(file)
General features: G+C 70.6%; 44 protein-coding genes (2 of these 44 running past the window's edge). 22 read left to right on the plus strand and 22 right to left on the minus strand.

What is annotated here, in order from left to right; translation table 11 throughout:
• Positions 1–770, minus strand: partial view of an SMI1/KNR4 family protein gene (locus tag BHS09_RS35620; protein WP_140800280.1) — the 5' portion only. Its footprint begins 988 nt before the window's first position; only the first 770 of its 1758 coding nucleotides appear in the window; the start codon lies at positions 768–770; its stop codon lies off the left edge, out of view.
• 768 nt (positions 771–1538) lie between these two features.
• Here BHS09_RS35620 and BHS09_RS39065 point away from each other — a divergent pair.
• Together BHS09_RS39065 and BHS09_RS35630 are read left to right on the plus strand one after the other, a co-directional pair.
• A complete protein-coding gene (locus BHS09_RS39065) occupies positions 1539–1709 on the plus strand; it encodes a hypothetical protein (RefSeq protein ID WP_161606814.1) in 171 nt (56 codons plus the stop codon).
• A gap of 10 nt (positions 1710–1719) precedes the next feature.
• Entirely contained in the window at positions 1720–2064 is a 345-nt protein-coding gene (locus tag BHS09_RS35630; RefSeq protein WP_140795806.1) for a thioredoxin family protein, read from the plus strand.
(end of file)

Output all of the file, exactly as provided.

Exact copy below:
General features: G+C 70.6%; 44 protein-coding genes (2 of these 44 running past the window's edge). 22 read left to right on the plus strand and 22 right to left on the minus strand.

What is annotated here, in order from left to right; translation table 11 throughout:
• Positions 1–770, minus strand: partial view of an SMI1/KNR4 family protein gene (locus tag BHS09_RS35620; protein WP_140800280.1) — the 5' portion only. Its footprint begins 988 nt before the window's first position; only the first 770 of its 1758 coding nucleotides appear in the window; the start codon lies at positions 768–770; its stop codon lies off the left edge, out of view.
• 768 nt (positions 771–1538) lie between these two features.
• Here BHS09_RS35620 and BHS09_RS39065 point away from each other — a divergent pair.
• Together BHS09_RS39065 and BHS09_RS35630 are read left to right on the plus strand one after the other, a co-directional pair.
• A complete protein-coding gene (locus BHS09_RS39065) occupies positions 1539–1709 on the plus strand; it encodes a hypothetical protein (RefSeq protein ID WP_161606814.1) in 171 nt (56 codons plus the stop codon).
• A gap of 10 nt (positions 1710–1719) precedes the next feature.
• Entirely contained in the window at positions 1720–2064 is a 345-nt protein-coding gene (locus tag BHS09_RS35630; RefSeq protein WP_140795806.1) for a thioredoxin family protein, read from the plus strand.